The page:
So Much for Democracy
The neocons that decided to liberate Iraq from a dictator claimed that the time and region were ripe for democracy. There are few words as overused and abused in political vocabulary as this ideal legacy from ancient Athens.
Most modern orators conveniently forget that in Athens it was only men, and only certain men, who could vote and participate in the governing process. It took well over a century for the democratic United States of America to allow women and Native Americans to vote. But somehow the planners of the post-9/11 invasion of Iraq thought that guns could yield roses and a plebiscite would usher in a regime friendly to the liberators. Thousands of deaths later in a region where insecurity has bred the most extreme forms of butchery, democracy remains a cruel joke. There is still no democracy in the Arab world where kings, emirs and dictators call the shots nor is this likely to change in the near future, especially given the fabulous wealth of many of the regimes.
A recent survey of Arab youth found that the future for democracy remains bleak. The survey was conducted by ASDA’A Burson-Marsteller and involved interviews with some 3,500 men and women between the ages of 18 and 24 from Algeria, Egypt, the GCC countries, Iraq, Jordan, Lebanon, Libya, Morocco, Palestine, Tunisia, and Yemen.
It is estimated that there are some 200 million Arab youth, but if this survey is representative, we may be in for a permanently frozen Arab Spring. Almost 40% agreed that democracy will never come about in these countries, and a mere 15% cited the lack of democracy as the major problem in the region. In 2013 some 43% thought the lack of democracy was an obstacle, so the events of the past two years have clearly had a negative impact as political realism sets in. Almost three-fourths see extremism, especially ISIS/ISIL, as the biggest threat, but less than half thought their governments could effectively handle the terrorism being carried out
So why is democracy in such low regard today? The dramatic failure of the aspirations inspired by the Arab Spring, which largely involved youth, is clearly a significant factor. Libya is in freefall, Egypt has returned to a military-backed dictatorship, Yemen is in shambles after a massive bombing campaign that has literally stoned this part of the Arabian Peninsula into even greater poverty, Bahrain is ruled by a feisty minority with little regard for human rights, and Syria is a political cadaver. The wealthy states of the GCC have becoming shopping malls for everything from Gucci bags and Bentleys to tomahawk missiles. Like it or not, the only functioning democracy in the region is Israel, whose apartheid policies are hardly worthy of praise. Lebanon is a unique case where one elects top officials according to one’s sect. Elections are still given lip service in Turkey and Iran, but they are fraught with restrictions. Where is this seed of democracy going to take root in such a hostile environment?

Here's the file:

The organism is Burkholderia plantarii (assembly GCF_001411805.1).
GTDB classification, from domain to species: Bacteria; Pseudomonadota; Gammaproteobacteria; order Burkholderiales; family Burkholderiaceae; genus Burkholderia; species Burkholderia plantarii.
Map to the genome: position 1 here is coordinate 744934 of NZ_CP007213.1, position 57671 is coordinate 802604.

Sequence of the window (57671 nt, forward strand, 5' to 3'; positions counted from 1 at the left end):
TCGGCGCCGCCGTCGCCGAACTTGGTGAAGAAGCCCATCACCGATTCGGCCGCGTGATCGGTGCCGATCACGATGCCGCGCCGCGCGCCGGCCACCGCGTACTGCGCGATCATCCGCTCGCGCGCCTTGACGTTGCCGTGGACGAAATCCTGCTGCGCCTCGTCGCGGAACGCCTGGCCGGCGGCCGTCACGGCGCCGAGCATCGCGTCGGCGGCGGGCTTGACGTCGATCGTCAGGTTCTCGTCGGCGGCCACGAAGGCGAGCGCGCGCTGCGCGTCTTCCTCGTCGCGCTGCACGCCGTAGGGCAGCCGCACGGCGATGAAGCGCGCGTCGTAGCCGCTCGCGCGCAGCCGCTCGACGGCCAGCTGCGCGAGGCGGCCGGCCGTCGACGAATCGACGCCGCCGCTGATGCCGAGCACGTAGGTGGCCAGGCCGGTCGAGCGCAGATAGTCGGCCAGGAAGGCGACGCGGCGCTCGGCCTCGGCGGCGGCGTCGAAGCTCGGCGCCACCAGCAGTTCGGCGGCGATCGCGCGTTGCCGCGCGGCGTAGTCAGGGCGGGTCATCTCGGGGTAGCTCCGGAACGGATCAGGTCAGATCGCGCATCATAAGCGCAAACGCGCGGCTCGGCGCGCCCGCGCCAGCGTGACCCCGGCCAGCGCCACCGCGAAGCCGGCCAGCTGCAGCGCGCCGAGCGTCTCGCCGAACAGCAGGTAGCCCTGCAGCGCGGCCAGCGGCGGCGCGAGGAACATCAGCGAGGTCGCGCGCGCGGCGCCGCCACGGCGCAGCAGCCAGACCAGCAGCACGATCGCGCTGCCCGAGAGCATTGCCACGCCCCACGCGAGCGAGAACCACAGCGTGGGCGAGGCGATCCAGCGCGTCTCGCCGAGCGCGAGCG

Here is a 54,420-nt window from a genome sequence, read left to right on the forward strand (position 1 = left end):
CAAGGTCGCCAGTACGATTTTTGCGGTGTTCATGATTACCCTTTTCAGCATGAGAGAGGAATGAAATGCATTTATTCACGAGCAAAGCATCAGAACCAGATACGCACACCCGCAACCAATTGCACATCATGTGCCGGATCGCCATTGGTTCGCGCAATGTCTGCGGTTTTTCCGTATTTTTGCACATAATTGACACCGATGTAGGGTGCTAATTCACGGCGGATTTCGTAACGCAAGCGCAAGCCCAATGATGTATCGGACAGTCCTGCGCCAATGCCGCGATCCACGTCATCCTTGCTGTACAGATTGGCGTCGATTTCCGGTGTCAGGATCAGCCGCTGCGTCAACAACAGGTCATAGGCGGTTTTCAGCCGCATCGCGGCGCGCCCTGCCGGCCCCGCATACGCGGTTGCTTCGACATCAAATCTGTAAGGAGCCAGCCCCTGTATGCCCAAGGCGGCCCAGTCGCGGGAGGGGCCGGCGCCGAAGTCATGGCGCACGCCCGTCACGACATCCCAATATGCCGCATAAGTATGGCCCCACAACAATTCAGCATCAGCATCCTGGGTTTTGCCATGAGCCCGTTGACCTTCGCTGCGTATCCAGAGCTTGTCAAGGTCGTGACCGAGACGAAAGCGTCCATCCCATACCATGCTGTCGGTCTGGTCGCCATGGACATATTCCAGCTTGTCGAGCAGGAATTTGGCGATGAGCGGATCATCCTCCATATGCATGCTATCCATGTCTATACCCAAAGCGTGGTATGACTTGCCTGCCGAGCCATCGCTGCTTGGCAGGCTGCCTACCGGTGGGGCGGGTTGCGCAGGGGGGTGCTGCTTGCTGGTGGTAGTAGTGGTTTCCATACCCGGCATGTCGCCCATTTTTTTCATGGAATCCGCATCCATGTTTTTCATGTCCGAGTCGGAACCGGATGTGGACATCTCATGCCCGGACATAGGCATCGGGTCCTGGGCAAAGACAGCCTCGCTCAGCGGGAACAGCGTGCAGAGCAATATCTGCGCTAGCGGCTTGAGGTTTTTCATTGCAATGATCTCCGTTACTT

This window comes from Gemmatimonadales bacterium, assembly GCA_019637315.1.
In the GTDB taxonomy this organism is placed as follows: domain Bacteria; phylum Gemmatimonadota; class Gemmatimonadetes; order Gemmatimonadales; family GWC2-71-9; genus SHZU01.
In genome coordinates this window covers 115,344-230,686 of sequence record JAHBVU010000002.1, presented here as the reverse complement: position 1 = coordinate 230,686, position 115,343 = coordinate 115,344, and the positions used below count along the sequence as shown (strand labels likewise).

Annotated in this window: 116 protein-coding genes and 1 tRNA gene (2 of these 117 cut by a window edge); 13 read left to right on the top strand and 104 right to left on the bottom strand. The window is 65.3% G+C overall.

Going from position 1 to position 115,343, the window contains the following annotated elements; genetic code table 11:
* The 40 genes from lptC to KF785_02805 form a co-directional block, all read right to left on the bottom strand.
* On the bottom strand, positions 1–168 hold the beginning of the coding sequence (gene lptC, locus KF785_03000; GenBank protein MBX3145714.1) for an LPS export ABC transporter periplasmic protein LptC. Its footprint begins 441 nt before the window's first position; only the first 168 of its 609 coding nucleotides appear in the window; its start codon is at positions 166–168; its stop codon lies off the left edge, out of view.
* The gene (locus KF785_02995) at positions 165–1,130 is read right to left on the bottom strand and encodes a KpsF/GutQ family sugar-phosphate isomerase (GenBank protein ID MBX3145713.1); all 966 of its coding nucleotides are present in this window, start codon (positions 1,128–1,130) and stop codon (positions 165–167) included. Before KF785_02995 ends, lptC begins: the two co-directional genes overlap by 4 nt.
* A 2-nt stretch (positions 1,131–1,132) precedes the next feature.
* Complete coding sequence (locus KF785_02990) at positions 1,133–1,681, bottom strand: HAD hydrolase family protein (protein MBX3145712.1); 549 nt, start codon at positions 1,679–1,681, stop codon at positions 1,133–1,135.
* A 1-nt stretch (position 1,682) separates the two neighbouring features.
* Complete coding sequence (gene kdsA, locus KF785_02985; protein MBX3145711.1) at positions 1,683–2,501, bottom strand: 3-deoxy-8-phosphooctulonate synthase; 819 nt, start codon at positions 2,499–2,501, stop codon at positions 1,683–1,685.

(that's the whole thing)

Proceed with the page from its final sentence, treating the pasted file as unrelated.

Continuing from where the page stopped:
Another reason for the dip in support for democracy is the blatant hypocrisy of major powers like the United States. When America toppled Saddam, there were actually quite a few regional dictators they could have done the same thing to. The continued uncritical support for Israel’s ethnic partitioning and marginalizing of Palestinians alongside military support for regimes like Saudi Arabia (which carries out more beheadings than ISIS) suggests that the current definition of democracy is pure Machiavellian rather than Jeffersonian. It is hardly surprising that many Arab youth look at American involvement in their region as demon-ocracy rather than an expression of the values enshrined in the Declaration of Independence. “Democracy” has become merely a slogan to be bandied about for political points and not for human rights. It is actually surprising that as many Arab youth still dream of the possibility of democracy as the survey found, some 36%.
The focus on politics belies a far more critical concern to Arab youth, and not just youth in the Arab World. Some 81% said that they are concerned about the lack of jobs. The youth of today, especially outside the GCC, face a rough uphill climb to find any kind of job. The economies of the Arab “Sprung” states are unable to provide adequate work opportunities for the rapidly expanding young population in the region. Going abroad to work gets harder and harder, especially with little education. When faced with no way to earn a living or start a family, youth are ripe for conversion to extremism and crime. The ticking time bomb in the Middle East is not some trumped up cosmic conflict between Sunni and Shi’a but the lack of a future outside the rich GCC countries. As long as the GCC countries pad their ministries and government institutions with local graduates, the youth here can live quite comfortable lives and consume their way into the future. But in Libya, Egypt, Yemen, Syria and Iraq the future promises yet more hardship. One can live a good life without democracy, but not having a job is the kiss of death. And death remains an everyday threat.